Found via: Forever Young Adult
This is definitely a novel with cross over appeal - I'm pretty sure technically it's written as an adult novel, just because of stylistic quirks that aren't part of the YA tradition, but since it covers Nea's young adulthood (we meet her when she's 11 and follow her through the end of high school), it's definitely accessible to teens as well. I could definitely see this being one of those mother/daughter book club picks.
It's the 1980s and Nea, her mother, older sisters, and three younger siblings, are scraping by in Texas. The only Khmer in the community - the only Asians, really - and not knowing if any of their relatives were also able to escape from the Khmer Rouge regime, Nea feels more isolated than the average 11 year old. So when an aunt and uncle write her mother, saying they now live in Nebraska and run a Chinese restaurant there, Nea's mother promptly packs up the family and their few belongings in their beat up car, and drive from Texas to Nebraska.
Nebraska is not the land of dreams as her aunt and uncle promised, however. While Chinese restaurants were prestigious in Cambodia, Nebraskans haven't developed a taste for Asian cuisine yet. The family spends long hours at the restaurant for little pay off, and eventually Nea's sister Sourdi is set up in an arranged marriage with a much older man who her uncle is in debt to. At 16, Sourdi is suddenly put into the role of a grown woman, and Nea loses the one person in the family she feels she can talk to. Nea spends the rest of her teen years feeling increasingly isolated and angry - at the hicks who shout racial slurs at her family, at the family the demands she works when she should be studying, and at the mother who doesn't understand her Americanized daughter.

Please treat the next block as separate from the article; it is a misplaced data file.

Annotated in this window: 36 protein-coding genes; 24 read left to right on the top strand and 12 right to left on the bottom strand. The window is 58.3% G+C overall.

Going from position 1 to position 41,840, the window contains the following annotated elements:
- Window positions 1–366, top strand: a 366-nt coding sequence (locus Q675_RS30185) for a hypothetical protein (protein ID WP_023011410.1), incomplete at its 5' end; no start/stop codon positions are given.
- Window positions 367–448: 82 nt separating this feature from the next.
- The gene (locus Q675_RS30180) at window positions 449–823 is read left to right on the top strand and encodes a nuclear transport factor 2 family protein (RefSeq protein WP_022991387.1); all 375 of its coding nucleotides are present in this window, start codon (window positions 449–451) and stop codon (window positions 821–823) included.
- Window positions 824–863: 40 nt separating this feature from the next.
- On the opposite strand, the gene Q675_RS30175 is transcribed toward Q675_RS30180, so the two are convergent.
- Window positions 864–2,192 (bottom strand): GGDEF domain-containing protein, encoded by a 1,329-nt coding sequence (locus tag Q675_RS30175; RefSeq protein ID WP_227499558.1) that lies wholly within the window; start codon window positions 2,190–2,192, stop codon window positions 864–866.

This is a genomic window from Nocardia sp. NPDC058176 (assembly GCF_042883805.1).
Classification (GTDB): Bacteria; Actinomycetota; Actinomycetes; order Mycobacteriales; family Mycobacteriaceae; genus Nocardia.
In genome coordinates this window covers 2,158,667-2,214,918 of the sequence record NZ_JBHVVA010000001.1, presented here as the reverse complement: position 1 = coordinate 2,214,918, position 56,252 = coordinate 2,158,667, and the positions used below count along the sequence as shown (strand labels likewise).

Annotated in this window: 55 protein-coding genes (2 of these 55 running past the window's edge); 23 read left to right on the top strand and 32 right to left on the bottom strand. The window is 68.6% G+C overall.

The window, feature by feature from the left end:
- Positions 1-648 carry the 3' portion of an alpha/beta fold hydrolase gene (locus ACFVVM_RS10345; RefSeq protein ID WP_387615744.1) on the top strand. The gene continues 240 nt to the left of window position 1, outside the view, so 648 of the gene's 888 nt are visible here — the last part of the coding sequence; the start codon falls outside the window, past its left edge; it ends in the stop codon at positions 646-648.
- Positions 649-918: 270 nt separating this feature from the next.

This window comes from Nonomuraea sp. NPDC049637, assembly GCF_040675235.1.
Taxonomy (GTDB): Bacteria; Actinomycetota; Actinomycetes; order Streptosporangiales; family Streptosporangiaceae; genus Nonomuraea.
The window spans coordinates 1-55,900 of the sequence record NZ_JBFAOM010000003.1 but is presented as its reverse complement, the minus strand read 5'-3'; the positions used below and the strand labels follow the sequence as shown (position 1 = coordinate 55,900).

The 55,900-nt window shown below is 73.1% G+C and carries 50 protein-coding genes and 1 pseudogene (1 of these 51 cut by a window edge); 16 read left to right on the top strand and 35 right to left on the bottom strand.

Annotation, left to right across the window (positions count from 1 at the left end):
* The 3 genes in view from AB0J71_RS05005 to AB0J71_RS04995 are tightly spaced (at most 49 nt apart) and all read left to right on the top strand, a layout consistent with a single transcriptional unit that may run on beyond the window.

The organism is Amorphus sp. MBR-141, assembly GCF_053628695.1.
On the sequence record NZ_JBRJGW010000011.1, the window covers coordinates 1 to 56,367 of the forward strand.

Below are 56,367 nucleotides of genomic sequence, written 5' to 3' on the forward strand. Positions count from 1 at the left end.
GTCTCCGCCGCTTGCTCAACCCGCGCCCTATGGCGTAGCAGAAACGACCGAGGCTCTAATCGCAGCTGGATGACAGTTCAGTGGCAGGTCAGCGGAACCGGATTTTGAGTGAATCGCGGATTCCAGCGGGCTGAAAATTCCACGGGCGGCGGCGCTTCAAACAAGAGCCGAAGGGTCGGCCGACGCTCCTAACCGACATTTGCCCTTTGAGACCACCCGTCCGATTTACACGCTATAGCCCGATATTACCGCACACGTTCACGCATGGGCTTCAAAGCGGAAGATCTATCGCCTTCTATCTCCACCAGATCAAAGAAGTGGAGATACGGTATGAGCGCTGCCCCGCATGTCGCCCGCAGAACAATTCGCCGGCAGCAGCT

While this novel covers ages and experiences that are often part of YA novels, it really brought into focus for me some of the stark contrasts between adult and YA. For one thing, YA novels don't usually last very long - I think covering the course of a single school year is the longest period of time I can think of off hand. More often the novel's events will happen in days or maybe weeks. Dragon Chica covers 7 years in under 300 pages. This isn't a criticism, as Chai does an excellent job of picking out the important events over those 7 years, but merely an observation of one of th major differences between YA and adult novels.
Nea's story is painful to read at times, as her family is the victim of some ugly racism. Her family also has some difficulty adjusting to their places in America - her younger siblings are too young to remember their time in Cambodia so they are excused from acting "American," while Sourdi is old enough that she has extensive memories of Cambodia and wishes in many ways to remain true to that heritage. Nea is truly a child of both worlds, with vague memories of Cambodia but an intense desire to fit in as much as possible with her American schoolmates. While parts of Nea's story are surely unique to the Cambodian immigrant experience, large parts of it also seem like they apply to all immigrants, and will be appreciated by anyone with close ties to another country and culture.